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Ask Amy: Old love letters don’t age so well

By Amy Dickinson, Tribune Content Agency on

You cannot control how your husband conducts his relationships. He sounds like a very nice guy who may feel an unconscious need to initiate contact with his midwestern siblings because he chose to move so far away, while they stayed close to home.

Yes, his siblings should worry about you both. Yes, they should get in touch to make sure you are OK and to offer support. If your husband didn’t reach out as often, his siblings might choose to pick up the phone, but you should not push him to cut them off out of spite (he likely benefits from these chats).

Ideally, he would tell them how he feels: “I’m always the one to get in touch, and I feel like you’ve forgotten me in between phone calls. I’d really appreciate it if you reciprocated once in a while.”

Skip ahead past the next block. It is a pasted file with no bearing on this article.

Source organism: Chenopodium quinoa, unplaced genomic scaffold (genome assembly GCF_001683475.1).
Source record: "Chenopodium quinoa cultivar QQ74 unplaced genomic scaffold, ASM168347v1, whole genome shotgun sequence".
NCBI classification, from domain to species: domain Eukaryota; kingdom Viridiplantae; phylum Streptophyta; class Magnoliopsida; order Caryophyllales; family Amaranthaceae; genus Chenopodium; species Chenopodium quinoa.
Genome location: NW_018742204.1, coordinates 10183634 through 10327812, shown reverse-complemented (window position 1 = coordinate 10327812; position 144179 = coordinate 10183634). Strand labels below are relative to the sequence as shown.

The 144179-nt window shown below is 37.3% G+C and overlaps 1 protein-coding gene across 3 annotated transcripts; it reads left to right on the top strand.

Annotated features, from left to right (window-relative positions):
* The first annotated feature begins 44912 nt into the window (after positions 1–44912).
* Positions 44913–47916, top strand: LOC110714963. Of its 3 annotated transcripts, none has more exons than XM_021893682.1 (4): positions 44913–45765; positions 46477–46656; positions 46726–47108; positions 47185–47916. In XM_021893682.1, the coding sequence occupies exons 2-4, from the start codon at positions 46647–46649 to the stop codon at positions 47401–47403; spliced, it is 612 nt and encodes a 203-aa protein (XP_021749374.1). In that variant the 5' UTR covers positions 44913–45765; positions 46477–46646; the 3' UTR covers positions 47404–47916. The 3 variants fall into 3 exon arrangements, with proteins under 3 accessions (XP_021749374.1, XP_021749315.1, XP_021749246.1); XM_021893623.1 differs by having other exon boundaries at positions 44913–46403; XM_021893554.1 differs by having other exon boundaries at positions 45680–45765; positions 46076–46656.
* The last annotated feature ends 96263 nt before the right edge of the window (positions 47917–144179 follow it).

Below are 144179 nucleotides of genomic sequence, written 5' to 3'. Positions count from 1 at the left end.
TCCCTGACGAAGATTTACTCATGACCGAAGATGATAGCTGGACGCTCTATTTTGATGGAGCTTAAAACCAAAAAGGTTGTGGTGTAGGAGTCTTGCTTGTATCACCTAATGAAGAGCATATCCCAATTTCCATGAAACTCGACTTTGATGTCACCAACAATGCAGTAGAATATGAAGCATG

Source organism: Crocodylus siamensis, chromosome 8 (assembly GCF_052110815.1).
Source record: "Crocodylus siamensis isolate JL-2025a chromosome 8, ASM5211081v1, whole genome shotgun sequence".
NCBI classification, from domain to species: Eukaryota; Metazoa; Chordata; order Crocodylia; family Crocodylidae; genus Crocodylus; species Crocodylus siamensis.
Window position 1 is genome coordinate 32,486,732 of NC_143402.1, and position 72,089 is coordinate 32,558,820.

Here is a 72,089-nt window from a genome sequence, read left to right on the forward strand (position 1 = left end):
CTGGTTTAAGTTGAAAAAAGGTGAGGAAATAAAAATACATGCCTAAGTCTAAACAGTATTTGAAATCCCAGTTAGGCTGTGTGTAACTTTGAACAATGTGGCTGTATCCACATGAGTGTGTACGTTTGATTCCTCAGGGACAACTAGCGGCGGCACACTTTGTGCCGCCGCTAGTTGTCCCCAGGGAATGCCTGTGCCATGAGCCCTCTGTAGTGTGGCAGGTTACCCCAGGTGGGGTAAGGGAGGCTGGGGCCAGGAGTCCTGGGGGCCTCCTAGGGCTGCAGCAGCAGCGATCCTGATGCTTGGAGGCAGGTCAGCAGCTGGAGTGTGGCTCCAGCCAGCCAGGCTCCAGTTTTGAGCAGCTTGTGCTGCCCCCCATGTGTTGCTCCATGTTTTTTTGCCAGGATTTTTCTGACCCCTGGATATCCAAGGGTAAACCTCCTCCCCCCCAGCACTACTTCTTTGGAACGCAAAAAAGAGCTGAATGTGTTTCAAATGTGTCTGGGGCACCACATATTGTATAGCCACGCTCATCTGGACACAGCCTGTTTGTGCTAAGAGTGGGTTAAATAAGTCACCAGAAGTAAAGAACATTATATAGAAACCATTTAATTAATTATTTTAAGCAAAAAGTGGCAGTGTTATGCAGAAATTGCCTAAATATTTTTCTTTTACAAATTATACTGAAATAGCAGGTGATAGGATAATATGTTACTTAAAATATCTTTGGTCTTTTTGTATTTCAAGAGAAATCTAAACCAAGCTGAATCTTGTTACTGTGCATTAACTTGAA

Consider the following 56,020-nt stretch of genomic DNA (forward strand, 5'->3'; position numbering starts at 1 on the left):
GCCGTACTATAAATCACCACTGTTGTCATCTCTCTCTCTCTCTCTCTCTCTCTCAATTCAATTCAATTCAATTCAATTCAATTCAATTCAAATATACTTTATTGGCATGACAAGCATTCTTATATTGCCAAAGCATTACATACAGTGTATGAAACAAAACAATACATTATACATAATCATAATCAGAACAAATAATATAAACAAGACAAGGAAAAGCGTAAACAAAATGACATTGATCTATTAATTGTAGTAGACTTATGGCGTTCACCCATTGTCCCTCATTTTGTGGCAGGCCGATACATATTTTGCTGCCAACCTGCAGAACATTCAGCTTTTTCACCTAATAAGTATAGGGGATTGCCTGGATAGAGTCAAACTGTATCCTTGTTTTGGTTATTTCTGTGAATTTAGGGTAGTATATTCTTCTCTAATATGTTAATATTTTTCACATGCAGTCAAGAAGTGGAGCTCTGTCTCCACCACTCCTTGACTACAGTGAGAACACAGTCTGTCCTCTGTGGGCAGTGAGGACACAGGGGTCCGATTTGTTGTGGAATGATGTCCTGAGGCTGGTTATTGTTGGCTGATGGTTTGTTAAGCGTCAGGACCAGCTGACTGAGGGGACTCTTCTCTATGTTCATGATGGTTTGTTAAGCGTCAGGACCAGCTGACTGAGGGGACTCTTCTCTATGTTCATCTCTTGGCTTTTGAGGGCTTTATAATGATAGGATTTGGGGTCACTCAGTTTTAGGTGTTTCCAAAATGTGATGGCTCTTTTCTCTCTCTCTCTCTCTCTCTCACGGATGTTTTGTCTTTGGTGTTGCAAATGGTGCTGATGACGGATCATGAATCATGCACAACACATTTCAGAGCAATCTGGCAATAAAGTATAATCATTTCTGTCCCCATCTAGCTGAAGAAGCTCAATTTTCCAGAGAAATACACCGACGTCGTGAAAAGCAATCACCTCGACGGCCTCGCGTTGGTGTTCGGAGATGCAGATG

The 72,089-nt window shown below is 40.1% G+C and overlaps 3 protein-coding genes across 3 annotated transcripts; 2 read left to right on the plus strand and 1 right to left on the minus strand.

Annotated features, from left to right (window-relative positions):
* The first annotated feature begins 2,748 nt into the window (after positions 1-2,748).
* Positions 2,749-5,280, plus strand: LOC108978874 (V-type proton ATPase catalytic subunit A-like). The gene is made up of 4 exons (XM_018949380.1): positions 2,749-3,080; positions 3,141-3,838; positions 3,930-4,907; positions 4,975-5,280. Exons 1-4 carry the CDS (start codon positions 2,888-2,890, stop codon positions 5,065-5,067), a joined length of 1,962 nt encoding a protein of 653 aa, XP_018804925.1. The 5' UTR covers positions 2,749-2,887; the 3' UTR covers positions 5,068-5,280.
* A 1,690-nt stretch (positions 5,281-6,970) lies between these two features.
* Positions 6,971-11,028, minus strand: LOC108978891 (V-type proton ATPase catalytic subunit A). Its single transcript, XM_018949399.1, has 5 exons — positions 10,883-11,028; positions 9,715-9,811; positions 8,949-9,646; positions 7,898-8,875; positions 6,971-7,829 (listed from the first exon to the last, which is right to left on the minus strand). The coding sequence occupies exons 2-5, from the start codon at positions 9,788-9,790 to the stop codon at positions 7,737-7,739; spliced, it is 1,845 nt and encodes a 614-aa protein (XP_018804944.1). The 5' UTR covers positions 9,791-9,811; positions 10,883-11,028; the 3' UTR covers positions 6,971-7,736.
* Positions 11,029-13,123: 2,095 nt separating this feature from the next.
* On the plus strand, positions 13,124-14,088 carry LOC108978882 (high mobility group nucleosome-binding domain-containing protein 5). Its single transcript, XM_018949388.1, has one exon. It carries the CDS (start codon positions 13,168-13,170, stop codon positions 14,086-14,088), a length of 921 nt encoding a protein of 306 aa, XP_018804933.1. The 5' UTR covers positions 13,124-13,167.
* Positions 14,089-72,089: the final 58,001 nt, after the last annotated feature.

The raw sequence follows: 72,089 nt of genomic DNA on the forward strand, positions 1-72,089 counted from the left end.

Dear Amy: “Struggling” wrote about lending her partner money that, following his death, his parents declined to repay.

While I agree with your advice, in similar circumstances I would also suggest that anyone in this situation file a claim against the deceased party’s estate. There is a statute of limitations to do that, which lenders can easily research.

 

— A, in Arlington, Virginia

Dear A: Thank you.

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(You can email Amy Dickinson at askamy@amydickinson.com or send a letter to Ask Amy, P.O. Box 194, Freeville, NY 13068. You can also follow her on Twitter @askingamy or Facebook.)

 

 

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